The last remaining pre-war player of ice hockey heroes the Brighton Tigers has died.
Tributes have been paid to former ice hockey goalminder Nobby Richardson who died at his care home in Steyning aged 90.
The long-standing Tigers player was also trainer and masseur during his 27-year association with the club.
Mr Richardson was one of the few home-grown players to break into the Tigers squad which was dominated by Canadian stars.
His greatest achievement was playing throughout the team’s successful Autumn Cup run in 1946 and he was also on the bench the night the Tigers beat the USSR in 1957.
He joined as a 15-year-old and remained with the Tigers until 1964, a year before the club was disbanded.
He also played for England in 1945 in a match against Sweden.
An all-round sportsman, Mr Richardson was a member of Brighton Swimming Club and swam for the club against Hungary.
After his time at the Tigers he joined the Brighton Corporation and managed the Saltdean Lido and Rottingdean swimming pool throughout the 70s and early 80s.
'Greatest time of his life'
Daughter-in-law Aly Richardson, from Seaford, said: “He always said that the Tigers was the greatest time of his life.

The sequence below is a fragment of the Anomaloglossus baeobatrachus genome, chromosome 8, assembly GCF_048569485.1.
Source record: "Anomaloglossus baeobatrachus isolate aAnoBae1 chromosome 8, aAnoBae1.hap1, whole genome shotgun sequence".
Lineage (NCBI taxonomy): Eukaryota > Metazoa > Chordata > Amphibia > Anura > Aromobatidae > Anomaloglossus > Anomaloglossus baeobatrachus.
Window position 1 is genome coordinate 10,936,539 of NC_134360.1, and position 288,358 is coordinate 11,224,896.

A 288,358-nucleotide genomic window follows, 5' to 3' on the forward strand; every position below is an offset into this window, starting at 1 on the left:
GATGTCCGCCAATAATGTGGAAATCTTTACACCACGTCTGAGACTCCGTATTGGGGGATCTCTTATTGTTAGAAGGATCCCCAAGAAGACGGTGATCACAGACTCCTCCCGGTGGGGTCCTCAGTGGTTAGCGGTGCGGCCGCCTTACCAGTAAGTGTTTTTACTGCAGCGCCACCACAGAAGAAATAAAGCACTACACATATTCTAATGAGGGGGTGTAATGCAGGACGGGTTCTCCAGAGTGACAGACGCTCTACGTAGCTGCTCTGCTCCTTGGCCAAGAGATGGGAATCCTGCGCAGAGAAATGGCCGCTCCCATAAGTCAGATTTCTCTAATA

“He was very sad that the Tigers ended and that there isn’t a permanent ice rink in Brighton because it had been such a big part of his life.
“I’m sure watching him and the rest of the Tigers was the highlight of a lot of people’s weekends.
“He was a lovely guy and he had a great sense of humour.”
Brighton Tigers archivist John Denyer said: “Nobby was a smashing fellow, very jovial.
“He did a bit of everything with the Tigers. He practically lived at the |rink.
“The team was dominated by Canadians and it was difficult to get a game – it was like playing football with Brazilians.”
Mr Richardson is survived by his son Andrew, daughter Paula and three grandchildren.
His funeral will be held at the Downs Crematorium in Hartington Road, Brighton, on Monday, November 26.
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